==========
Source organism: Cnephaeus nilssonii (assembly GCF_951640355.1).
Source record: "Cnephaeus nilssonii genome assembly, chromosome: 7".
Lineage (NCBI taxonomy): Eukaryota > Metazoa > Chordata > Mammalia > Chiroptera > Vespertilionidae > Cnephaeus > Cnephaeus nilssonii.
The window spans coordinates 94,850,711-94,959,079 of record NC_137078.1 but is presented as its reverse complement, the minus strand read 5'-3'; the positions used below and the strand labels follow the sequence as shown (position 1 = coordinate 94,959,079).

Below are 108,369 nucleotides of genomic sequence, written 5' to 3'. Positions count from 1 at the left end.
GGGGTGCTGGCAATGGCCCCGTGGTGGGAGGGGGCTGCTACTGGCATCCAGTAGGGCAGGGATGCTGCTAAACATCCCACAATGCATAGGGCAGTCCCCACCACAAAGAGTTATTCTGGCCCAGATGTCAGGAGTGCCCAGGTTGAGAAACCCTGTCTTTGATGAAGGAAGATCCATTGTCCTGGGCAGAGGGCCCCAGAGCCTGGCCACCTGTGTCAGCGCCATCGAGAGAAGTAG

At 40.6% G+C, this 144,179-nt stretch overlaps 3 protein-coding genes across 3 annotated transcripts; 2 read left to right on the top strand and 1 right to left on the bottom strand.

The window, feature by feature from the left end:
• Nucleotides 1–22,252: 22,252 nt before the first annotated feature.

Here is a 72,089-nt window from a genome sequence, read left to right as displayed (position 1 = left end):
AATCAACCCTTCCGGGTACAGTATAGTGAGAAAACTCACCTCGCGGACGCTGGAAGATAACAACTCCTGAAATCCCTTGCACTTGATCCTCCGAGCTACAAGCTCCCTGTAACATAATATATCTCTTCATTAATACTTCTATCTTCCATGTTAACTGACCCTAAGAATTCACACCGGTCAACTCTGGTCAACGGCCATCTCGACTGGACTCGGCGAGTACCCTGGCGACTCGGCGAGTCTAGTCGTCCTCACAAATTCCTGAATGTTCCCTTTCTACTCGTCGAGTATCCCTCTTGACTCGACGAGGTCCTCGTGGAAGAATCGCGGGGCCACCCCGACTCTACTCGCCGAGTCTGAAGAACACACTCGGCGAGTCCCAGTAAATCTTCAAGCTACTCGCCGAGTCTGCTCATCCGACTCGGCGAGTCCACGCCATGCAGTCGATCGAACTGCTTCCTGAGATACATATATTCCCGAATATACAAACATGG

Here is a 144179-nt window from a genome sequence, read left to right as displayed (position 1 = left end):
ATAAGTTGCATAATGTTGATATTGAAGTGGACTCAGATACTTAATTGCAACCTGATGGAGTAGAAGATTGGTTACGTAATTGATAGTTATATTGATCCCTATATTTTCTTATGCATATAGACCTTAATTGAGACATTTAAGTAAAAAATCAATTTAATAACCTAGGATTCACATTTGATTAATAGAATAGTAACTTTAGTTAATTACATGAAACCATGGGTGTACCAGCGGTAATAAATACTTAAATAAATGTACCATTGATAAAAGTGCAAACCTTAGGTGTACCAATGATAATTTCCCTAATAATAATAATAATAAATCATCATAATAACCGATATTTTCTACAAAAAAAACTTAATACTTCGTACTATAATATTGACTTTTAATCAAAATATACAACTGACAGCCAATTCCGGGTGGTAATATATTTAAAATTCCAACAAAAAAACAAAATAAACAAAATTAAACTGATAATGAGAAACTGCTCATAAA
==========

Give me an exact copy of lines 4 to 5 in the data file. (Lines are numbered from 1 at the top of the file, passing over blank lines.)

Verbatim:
The window spans coordinates 94,850,711-94,959,079 of record NC_137078.1 but is presented as its reverse complement, the minus strand read 5'-3'; the positions used below and the strand labels follow the sequence as shown (position 1 = coordinate 94,959,079).

Below are 108,369 nucleotides of genomic sequence, written 5' to 3'. Positions count from 1 at the left end.